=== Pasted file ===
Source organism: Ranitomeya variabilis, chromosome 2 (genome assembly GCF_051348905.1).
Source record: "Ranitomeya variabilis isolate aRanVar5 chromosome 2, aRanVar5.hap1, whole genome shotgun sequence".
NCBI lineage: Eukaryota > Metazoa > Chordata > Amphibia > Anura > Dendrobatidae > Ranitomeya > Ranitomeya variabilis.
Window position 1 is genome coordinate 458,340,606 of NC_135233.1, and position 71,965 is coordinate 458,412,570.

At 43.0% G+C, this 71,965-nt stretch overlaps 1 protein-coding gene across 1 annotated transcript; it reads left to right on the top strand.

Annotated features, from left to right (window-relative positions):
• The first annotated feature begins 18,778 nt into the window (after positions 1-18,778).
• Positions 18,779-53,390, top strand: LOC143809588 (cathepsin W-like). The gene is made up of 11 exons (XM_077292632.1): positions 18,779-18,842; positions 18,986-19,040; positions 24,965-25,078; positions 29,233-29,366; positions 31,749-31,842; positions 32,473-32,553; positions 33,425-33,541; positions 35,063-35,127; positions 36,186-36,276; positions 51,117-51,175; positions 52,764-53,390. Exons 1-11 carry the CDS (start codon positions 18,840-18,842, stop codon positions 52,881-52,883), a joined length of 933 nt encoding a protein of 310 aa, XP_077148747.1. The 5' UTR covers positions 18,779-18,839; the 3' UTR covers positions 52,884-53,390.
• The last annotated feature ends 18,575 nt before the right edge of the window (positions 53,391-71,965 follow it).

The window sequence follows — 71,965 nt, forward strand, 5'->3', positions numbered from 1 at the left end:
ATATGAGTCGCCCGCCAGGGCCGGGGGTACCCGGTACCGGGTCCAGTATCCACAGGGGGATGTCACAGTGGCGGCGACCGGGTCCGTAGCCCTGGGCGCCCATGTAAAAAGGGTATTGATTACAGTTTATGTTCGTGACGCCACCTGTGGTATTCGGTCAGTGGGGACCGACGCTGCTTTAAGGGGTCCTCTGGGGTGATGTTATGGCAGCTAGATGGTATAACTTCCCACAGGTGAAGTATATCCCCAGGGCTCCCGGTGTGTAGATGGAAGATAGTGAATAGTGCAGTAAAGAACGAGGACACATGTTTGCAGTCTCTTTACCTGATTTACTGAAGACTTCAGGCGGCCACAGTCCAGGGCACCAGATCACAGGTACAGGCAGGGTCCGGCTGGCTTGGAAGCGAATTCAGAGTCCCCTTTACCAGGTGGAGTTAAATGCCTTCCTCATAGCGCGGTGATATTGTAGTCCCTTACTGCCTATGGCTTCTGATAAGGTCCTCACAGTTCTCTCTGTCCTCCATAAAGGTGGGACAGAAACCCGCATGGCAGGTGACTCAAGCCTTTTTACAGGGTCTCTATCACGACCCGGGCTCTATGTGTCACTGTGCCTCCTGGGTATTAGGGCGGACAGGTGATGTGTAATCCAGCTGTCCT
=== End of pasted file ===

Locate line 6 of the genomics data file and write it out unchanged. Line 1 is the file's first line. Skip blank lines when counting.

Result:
Annotated features, from left to right (window-relative positions):